Analgesia persists 1 to 2 hours after the cessation of acupuncture.
Naloxone and other opiate antagonists inhibit acupuncture analgesia.
Animals genetically deficient in opiate receptors or deficient in endorphins show poor acupuncture analgesia.
Endorphin levels rise in the blood and in the CSF during acupuncture.
Acupuncture effects are enhanced by inhibitors of endorphin enzymatic degradation.
Acupuncture analgesia can be transferred to a second animal via CSF transfer or blood cross-circulation between two animals, and this effect is blocked by naloxone given to either animal.
On the other hand, during high-frequency electroacupuncture, it seems that other neurotransmitters (e.g., serotonin and norepinephrine) mediate the effects. This is supported by the following findings:
Under these conditions, there is a rapid onset of analgesia, without a long induction period.
When lesions are made in parts of the brain that are rich in serotonin-releasing cells (e.g., in the raphe magnus of the brainstem and the medial medulla oblongata), acupuncture-induced analgesia is abolished.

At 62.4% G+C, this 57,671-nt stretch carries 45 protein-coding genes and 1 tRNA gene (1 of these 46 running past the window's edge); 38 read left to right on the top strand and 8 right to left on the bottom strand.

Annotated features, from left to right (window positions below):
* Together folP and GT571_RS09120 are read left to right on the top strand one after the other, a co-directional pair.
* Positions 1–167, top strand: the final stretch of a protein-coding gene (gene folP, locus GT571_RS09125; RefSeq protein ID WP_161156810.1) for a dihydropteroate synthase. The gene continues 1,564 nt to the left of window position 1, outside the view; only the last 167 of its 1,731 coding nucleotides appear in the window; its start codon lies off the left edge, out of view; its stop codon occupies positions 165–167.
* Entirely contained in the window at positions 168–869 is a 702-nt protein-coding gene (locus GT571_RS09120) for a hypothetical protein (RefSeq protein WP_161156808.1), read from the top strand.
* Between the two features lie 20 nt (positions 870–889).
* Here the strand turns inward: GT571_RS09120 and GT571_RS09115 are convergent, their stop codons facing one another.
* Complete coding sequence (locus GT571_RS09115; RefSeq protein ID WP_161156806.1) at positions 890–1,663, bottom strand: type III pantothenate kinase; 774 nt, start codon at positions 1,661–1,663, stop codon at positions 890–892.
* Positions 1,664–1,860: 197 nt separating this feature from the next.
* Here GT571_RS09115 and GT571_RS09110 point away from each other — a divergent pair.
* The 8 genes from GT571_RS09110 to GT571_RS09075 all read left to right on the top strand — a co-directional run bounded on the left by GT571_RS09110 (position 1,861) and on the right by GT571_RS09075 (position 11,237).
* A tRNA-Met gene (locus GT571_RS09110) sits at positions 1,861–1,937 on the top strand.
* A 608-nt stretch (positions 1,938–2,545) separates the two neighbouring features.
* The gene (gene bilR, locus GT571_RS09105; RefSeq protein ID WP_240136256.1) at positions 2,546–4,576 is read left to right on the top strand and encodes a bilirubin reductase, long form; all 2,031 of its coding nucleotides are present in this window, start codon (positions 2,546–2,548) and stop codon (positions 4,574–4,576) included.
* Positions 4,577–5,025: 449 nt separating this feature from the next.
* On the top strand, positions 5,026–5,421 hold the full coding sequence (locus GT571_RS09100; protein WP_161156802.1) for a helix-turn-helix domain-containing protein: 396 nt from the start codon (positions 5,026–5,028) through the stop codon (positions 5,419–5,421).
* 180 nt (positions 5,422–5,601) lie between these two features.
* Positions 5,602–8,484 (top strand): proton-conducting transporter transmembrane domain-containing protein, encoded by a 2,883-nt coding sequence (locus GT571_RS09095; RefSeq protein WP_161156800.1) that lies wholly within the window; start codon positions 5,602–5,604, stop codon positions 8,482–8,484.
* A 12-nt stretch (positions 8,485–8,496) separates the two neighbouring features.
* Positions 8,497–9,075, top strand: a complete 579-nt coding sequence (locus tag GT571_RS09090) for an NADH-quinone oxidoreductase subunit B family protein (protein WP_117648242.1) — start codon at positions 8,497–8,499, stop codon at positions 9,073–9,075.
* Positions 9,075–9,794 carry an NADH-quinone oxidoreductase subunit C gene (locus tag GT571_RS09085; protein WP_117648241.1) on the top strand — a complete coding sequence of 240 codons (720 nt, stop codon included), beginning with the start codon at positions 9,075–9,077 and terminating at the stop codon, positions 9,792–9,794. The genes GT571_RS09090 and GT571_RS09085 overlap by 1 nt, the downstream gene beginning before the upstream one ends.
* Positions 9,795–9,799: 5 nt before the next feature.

Agents that block biosynthesis of serotonin (e.g., parachlorophenylalanine) block acupuncture analgesia.
Agents that block serotonin receptors also block acupuncture.
Analgesia is enhanced when serotonin levels are increased.
Norepinephrine has also been implicated in studies showing inhibition of acupuncture’s effects with yohimbine and phentolamine.
A recent study from Massachusetts General Hospital reported the use of functional magnetic resonance imaging (fMRI) to investigate the effects of acupuncture in the brain. This study provides a foundation for future studies on mechanisms of acupuncture as a therapeutic intervention. Functional MRI signals are thought to reflect changes in metabolic activity or blood flow. The results of this study suggest that acupuncture needling modulates the activity of the limbic system and subcortical structures. Further studies are underway to correlate signal changes with changes in pain thresholds.
IV. SUITABILITY, EFFICACY, AND SAFETY OF ACUPUNCTURE